10/3/18: Living in a Sacred Cosmos: Indonesia and the Future of Islam

The Sigur Center for Asian Studies and the GW Department of Anthropology cordially invite you to a book launch discussion with Professor Bernard Adeney-Risakotta about his latest publication, “Living in a Sacred Cosmos: Indonesia and the Future of Islam.”

This event is free and open to the public. Light refreshments will be available.

Wednesday, October 3, 2018 12:30 PM – 1:45 PM

Chung-wen Shih Conference Room Suite 503
The Elliott School of International Affairs
1957 E Street, NW Washington, DC 20052


About the Book:
The future of Islam lies in Asia. Is there hope for peace and justice between Islam and the West?  An answer may lie in the ancient, unique civilization of Indonesia, where modern, religious people still live in a sacred cosmos. Indonesia is experiencing an Islamic renaissance: a flowering of religious ideas, art, literature, architecture, institutions, and intellectual creativity, stimulated by civil freedoms, democracy, education, and prosperity. This community is more religiously diverse than it has ever been, even though it is threatened by growing Islamic radicalism. What do Muslims think about democracy, scientific rationality, and equal human rights for all, especially for women and non-Muslims? How do Muslims respond to the global environmental crisis? This book addresses these questions through the lens of empirical research on the views of people in Indonesia, the largest Muslim country in the world. Read more here!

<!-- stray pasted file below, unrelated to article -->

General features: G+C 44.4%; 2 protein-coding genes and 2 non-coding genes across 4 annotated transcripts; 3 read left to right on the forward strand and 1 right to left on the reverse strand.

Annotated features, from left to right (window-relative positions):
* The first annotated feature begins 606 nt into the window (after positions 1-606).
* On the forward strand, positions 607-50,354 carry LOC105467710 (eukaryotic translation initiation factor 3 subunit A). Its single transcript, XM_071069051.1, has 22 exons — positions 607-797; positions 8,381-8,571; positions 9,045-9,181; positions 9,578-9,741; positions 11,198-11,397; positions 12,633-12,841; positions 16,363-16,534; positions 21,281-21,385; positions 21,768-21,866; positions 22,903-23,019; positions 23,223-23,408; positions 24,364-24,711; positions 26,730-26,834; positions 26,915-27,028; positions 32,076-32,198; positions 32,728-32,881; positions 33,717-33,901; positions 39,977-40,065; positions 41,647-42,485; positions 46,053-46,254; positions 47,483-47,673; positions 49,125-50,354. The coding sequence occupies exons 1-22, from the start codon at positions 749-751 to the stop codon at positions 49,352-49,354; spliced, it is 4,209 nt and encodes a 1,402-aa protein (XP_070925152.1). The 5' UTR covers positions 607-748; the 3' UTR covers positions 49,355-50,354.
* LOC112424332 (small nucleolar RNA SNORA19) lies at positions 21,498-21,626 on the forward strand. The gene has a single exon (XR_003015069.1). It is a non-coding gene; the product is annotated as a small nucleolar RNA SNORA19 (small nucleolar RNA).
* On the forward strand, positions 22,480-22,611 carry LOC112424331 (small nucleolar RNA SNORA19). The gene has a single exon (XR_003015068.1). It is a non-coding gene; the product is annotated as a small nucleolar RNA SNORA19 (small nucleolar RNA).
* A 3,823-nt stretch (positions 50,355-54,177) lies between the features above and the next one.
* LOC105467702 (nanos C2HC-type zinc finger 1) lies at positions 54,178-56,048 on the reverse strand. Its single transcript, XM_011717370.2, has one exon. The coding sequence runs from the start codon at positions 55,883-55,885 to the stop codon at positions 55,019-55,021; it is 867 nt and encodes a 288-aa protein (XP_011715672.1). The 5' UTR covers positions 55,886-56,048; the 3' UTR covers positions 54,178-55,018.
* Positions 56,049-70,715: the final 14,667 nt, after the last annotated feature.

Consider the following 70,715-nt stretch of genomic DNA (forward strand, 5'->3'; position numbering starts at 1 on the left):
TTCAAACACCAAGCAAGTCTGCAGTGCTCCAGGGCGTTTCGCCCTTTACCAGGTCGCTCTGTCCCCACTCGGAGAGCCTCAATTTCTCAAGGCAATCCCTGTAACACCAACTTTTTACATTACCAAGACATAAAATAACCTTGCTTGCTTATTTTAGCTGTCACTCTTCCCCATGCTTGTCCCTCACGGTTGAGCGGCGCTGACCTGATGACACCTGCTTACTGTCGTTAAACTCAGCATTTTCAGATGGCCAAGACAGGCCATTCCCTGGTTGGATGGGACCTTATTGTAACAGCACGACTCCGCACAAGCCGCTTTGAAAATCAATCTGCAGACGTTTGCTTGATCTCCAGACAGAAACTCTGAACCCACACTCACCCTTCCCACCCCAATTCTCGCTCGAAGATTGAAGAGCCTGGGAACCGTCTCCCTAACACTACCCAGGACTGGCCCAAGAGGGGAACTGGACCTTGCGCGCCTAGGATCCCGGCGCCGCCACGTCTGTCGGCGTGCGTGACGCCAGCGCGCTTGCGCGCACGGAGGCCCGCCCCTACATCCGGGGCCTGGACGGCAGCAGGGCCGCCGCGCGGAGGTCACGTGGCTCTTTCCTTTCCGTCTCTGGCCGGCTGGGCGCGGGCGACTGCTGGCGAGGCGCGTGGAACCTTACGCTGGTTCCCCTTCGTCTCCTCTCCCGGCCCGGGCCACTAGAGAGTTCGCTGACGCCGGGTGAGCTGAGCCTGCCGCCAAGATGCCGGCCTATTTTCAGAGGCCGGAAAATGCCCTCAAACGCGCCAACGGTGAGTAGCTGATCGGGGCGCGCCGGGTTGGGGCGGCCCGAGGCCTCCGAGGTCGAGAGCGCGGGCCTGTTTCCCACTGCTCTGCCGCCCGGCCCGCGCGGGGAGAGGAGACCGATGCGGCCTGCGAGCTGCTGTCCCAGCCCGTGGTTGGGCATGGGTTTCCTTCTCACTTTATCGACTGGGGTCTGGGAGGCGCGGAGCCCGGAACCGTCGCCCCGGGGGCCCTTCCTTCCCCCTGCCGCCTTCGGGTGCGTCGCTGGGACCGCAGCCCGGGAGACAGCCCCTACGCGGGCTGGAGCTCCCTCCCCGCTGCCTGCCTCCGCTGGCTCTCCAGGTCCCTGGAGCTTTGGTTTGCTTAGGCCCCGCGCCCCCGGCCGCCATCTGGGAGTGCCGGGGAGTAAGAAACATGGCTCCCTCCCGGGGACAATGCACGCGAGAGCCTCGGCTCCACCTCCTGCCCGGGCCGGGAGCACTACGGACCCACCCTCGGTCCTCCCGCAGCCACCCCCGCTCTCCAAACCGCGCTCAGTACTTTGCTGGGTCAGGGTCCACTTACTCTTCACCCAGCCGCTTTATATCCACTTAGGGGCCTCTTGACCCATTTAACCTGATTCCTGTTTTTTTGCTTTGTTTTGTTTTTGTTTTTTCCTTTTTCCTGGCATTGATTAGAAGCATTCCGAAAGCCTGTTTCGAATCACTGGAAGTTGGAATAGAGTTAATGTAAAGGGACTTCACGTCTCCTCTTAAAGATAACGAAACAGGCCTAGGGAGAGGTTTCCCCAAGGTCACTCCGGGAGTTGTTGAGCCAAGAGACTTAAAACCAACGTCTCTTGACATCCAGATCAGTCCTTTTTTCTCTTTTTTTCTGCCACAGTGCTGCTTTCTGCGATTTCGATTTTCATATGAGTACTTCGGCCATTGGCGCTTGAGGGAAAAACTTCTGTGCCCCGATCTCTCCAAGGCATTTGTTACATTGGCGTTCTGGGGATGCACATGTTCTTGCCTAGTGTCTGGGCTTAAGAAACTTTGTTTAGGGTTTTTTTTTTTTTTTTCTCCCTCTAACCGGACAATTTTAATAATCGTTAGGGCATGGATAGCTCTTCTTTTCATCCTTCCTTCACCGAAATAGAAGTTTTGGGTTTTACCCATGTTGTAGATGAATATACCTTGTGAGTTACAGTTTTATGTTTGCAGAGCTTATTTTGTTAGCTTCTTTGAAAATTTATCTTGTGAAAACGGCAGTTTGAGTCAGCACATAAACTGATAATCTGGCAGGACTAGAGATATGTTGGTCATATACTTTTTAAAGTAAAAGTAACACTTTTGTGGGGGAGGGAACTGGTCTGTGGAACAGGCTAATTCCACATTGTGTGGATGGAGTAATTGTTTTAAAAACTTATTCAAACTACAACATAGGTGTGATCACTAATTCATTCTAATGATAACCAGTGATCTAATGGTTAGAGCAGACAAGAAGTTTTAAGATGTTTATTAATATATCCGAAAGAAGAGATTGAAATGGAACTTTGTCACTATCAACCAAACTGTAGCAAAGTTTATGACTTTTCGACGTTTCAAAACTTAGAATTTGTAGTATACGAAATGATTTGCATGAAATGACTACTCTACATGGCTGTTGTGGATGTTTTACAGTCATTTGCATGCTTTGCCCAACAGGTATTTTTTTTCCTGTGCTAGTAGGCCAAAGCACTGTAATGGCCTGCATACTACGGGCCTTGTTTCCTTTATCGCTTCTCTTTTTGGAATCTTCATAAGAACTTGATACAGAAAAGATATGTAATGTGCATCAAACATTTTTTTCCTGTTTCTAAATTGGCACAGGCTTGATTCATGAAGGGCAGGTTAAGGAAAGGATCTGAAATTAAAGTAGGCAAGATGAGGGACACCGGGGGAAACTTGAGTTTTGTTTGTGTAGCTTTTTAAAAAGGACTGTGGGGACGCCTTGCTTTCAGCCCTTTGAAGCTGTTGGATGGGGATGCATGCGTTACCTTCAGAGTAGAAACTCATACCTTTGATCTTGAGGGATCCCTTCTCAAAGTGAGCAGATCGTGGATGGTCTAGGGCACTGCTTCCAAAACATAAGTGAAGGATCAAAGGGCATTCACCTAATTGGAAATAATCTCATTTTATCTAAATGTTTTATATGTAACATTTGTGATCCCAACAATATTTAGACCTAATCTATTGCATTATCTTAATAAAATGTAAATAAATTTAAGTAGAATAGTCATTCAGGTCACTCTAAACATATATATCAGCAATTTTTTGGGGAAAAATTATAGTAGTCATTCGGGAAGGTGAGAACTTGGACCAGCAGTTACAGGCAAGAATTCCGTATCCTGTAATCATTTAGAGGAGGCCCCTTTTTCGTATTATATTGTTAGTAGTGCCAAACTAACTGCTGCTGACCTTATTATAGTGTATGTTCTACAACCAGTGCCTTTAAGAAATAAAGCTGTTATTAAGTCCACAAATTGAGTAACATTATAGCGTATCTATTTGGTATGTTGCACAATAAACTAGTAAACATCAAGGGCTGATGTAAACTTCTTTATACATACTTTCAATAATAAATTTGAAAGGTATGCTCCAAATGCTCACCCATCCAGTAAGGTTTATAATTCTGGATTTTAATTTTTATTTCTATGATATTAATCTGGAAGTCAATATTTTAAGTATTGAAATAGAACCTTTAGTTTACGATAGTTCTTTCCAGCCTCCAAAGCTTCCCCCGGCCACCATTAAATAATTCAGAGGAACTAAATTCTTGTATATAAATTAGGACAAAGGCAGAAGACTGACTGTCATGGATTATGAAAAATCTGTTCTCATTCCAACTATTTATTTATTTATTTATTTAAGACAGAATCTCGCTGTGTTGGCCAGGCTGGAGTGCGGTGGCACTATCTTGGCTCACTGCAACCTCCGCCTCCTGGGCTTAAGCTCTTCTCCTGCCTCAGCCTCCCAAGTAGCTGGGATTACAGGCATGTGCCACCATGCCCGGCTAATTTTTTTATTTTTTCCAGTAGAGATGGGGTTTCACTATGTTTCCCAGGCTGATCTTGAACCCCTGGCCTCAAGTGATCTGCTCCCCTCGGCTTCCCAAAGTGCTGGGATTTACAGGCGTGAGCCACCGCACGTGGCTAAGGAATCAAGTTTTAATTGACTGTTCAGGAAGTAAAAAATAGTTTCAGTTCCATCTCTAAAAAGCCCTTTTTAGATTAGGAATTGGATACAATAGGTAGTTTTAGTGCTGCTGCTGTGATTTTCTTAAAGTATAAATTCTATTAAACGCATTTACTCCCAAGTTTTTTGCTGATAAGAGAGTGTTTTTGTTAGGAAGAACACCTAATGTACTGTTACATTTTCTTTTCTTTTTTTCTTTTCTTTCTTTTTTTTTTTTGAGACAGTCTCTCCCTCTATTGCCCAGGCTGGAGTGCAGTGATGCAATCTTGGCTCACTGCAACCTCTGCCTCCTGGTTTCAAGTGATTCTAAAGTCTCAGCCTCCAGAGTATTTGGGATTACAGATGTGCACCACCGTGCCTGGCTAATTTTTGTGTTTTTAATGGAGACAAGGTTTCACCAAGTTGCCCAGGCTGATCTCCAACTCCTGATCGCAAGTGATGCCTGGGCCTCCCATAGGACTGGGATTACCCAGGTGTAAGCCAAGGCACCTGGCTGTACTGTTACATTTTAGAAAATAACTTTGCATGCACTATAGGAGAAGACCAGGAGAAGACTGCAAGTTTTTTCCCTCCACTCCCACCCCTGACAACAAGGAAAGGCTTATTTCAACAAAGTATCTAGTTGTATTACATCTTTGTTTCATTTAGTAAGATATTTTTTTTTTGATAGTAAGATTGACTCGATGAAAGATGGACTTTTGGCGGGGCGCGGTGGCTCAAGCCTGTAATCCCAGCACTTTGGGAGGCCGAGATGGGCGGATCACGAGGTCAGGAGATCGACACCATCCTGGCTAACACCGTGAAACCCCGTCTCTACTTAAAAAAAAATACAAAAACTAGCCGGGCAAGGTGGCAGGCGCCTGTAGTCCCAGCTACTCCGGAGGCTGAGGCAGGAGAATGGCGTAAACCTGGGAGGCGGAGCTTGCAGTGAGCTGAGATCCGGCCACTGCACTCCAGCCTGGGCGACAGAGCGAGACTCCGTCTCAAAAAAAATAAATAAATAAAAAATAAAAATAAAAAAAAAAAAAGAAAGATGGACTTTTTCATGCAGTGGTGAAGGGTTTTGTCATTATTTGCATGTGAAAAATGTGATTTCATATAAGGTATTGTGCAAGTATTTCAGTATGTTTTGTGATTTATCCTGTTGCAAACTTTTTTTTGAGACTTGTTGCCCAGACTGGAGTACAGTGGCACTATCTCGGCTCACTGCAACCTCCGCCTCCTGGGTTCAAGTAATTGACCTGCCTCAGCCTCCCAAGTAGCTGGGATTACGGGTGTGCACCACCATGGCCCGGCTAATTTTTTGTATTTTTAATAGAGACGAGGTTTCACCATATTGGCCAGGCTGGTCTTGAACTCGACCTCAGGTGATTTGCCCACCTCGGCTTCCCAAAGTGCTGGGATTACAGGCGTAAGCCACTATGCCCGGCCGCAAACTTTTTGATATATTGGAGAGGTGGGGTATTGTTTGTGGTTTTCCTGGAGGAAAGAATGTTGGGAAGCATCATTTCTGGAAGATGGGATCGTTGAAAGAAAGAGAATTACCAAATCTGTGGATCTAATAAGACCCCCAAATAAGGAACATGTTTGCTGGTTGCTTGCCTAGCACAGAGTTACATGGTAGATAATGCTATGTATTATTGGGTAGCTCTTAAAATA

About the Speaker: Bernard Adeney-Risakotta was born in China of British and American parents. He was founding director of the Indonesian Consortium for Religious Studies (ICRS) at Universitas Gadjah Mada in Yogyakarta. He studied in Wisconsin, London, and Berkeley, where he taught for nine years before moving to Indonesia in 1991. Among his many publications is Strange Virtues: Ethics in a Multicultural World.

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